But as I roared along US 22, to the merge with Interstate 78 west, traffic...slowed...down.  Temporary signage screamed that the road was closed a few exits ahead.  I jumped off at the first exit and (PA 100), as all traffic went south, I went north.

I worked my way back to US 22 East, jumped on PA 309, merged onto I-78 East and grabbed the exit to US 222. But I knew - with all certainty - that I was going to run into a wall of cars.

I know now that this is the point when I should have abandoned ship.  Reading and their inexpensive Yankees and Steelers merchandise could wait.  I could use any number of other roads to get to I-95 and go onto Richmond.  I kept going.

US 222 is mostly a two-lane road between Allentown and Reading, save for a few stretches around Kutztown and just outside of Allentown.  All of that traffic on I-78 needed a place to be dumped.  It went to US 222.

With the GPS, a map, and my brain, I found the first turn to a town called Topton.  The road opened up again.  I'd have to take the long way, but I would get to Reading and out of the 78/222 mess via side roads, PA 662 and PA 12.

And then the skies opened.  Impressively.  Just as I was heading into Reading.

I now realized that I would have to be quick in the VF Outlet.  I made it as the rain let up for a few minutes and did my thing, determined to not let this trip pass.  I had tried to go the VF store in Reading a few weeks earlier, on my way back from a weekend in Aberdeen, MD, but the store was just about to close when I drove up.

A few polo shirts with the beloved interlocking NY on it were purchased (might have cost $8 each) and I was back on the road, along with a quick gas stop.  The next picture I took, back on US 222, was at 2:24 PM, after I had been back in the car for about 20 minutes.

I passed on eating, eager to get some driving done, now concerned about my time.  It was after 2:00, and, in theory, Richmond was approximately four hours away.  But it was also Friday, and raining.  Oh and I still had Baltimore and Washington to contend with.

My father was cringing somewhere.  As travelers, Pop and I had a rule: avoid Washington rush hour at all costs.  Now I was staring the beast in the eye.

I passed a line of traffic going the opposite way outside of Lancaster on 222.  They only had one lane open while construction went on.  My first break of the day, I thought.  I moved through Lancaster around 2:40 and into York, dealing with traffic lights along US 30, at 3:15.  At 3:52, I moved onto I-695, the Baltimore Beltway.

Things were slow on the Beltway, with me reaching the eastern end of I-70 at 4:18. I-70 is known for ending at a park-and-ride due to local opposition.  The road was one of several canceled projects in Baltimore.  Scott Kozel's excellent website, Roads to the Future, details the canceled projects.  AA Roads has plenty more.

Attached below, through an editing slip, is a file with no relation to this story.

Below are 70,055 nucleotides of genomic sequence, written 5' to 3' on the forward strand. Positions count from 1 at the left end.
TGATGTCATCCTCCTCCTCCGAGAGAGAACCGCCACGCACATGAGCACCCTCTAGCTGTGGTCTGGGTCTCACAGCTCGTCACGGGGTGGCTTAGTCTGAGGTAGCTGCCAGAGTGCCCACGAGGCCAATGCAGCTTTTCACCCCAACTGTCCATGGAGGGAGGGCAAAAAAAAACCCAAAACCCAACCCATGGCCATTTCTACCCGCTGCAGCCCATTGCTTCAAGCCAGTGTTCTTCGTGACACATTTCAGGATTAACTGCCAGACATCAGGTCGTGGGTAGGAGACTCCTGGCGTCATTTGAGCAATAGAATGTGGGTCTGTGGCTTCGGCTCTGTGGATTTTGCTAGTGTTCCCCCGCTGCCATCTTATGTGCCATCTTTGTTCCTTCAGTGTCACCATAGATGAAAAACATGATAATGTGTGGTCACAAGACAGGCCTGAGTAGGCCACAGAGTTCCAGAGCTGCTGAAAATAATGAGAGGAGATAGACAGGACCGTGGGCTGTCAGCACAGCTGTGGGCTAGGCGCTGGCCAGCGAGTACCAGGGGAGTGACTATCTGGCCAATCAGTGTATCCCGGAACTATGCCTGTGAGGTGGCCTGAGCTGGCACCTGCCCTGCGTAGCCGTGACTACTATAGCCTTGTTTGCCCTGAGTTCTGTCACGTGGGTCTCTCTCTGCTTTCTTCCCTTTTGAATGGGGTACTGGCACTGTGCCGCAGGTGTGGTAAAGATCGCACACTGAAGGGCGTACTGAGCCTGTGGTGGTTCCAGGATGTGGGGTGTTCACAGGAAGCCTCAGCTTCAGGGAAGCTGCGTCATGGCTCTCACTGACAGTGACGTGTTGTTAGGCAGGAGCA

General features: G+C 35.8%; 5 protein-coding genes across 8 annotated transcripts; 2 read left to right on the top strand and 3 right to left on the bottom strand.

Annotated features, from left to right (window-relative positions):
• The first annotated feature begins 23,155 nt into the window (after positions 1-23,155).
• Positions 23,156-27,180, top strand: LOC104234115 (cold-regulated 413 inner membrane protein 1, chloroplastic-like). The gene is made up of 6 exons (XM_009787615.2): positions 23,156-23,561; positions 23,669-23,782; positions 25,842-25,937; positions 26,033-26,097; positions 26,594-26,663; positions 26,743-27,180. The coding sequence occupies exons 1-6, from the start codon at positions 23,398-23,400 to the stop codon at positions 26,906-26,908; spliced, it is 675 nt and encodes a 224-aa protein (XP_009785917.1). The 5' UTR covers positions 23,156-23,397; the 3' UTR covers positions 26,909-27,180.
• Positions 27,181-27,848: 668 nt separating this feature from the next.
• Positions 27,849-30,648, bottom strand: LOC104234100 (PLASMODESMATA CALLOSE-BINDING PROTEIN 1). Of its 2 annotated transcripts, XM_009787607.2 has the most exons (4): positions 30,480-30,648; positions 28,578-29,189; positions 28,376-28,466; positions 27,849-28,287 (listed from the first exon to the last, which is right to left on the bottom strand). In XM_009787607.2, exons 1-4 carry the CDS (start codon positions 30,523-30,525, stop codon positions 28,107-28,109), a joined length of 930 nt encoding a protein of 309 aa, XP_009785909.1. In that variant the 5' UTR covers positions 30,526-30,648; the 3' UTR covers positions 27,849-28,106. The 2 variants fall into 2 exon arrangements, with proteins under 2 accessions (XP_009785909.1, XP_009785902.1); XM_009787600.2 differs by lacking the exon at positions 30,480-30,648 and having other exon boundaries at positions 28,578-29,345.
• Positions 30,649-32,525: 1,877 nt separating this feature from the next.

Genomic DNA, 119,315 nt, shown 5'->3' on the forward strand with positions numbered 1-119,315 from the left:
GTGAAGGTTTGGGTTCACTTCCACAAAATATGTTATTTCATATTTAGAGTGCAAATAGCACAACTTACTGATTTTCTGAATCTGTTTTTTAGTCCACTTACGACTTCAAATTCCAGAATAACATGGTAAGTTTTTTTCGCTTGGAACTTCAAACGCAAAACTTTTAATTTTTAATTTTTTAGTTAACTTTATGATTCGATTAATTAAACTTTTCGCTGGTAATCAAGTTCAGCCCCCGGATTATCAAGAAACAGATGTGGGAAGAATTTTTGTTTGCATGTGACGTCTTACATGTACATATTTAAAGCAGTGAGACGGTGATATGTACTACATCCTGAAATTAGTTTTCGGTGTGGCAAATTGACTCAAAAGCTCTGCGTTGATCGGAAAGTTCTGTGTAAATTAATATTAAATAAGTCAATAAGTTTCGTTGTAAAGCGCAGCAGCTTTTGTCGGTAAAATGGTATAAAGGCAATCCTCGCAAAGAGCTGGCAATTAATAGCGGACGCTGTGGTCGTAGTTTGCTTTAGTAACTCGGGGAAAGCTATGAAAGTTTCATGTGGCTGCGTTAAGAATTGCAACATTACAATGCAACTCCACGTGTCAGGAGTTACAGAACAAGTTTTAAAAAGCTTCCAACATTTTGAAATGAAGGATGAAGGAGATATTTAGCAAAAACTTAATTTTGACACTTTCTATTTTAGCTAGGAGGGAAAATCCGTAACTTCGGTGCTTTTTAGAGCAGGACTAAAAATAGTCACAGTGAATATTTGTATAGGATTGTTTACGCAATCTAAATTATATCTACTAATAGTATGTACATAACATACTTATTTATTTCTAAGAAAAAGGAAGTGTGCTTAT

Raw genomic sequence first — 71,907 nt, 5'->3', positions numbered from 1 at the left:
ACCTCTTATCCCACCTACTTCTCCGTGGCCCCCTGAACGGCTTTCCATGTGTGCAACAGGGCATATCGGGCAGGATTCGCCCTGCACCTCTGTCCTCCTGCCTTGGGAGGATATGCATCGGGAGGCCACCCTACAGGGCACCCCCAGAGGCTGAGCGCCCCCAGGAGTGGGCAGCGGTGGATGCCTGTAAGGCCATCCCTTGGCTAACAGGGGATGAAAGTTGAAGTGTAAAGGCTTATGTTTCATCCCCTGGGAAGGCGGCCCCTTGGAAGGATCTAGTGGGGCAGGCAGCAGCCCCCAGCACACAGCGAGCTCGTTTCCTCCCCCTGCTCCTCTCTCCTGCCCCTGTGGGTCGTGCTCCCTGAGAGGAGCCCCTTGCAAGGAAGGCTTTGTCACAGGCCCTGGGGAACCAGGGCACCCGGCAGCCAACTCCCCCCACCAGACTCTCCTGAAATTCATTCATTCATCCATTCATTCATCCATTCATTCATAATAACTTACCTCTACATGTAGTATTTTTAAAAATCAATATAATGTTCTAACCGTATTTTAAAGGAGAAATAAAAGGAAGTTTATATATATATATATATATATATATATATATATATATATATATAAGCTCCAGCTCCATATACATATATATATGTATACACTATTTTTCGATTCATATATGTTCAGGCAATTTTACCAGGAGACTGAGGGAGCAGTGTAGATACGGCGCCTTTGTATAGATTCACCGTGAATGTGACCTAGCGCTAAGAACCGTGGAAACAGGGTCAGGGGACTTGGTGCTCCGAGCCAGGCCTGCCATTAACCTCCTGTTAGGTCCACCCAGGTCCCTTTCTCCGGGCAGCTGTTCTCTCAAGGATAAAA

I didn't have time to visit the park-and-ride, but I did snap this sign.
Columbus 420...St. Louis 845...Denver 1700...Cove Fort (where I-70 ends) 2200.

Feeling good after getting off the Baltimore Beltway, I knew I still had Washington to deal with.

US 29 started out good, as an expressway, then becomes a collection of traffic lights.  Still it beat being stuck in traffic, which I feared would be the case on I-495, the Capital Beltway.

And I was.

We moved like turtles.  It didn't matter which side of the Beltway I was on.  It was jammed.  Just after 5:10, I cross the Potomac into Virginia.  But the traffic - a Friday, trying to get to the shore, home, wherever - was unrelenting.  I thought maybe the traffic gods were trying to show me a good sign as I approached I-95 near Springfield...
A rainbow, at 5:34.
I-95, my dear friend, would surely be the answer to speeding things up.

No shot.  I tried the Fairfax County Parkway to US 1 to get back to 95.  Not so good, as I had done this once before with a little success.  This time, I sat for lights and slow drivers.  My blood pressure spiked.  I began to go stir crazy.

I stopped taking pictures, since dusk was causing the picture quality to be poor.  And I truly began to understand how people can feel road rage.  It didn't make sense.  Why were we moving so slowly?

Finally, at 7:00, after five hours in the car, with nothing to eat since breakfast, I pulled off in Fredericksburg at a Target.

I needed shaving cream.

The stop was like magic.  I got back on 95, maybe 10 minutes later, and it was a new road.  The traffic had mostly let up, and what was on there was moving, albeit fast.  Either I flew with it, or there would be trouble.

It was pure bliss.  In fact, after this long day, I felt the greatest relief.  It was driving as I wanted it to be.  The windows were open.  The roof was open.  The music was blaring.  I roared into Richmond triumphantly (I'll ignore the urge to use a lame Civil War General reference).  I reached my destination and turned off the car.

It was 7:52 PM.  Twelve hours - EXACTLY - after  I left Carmel, NY that morning.

The road home, while interesting, couldn't be nearly as interesting as this.  It wasn't.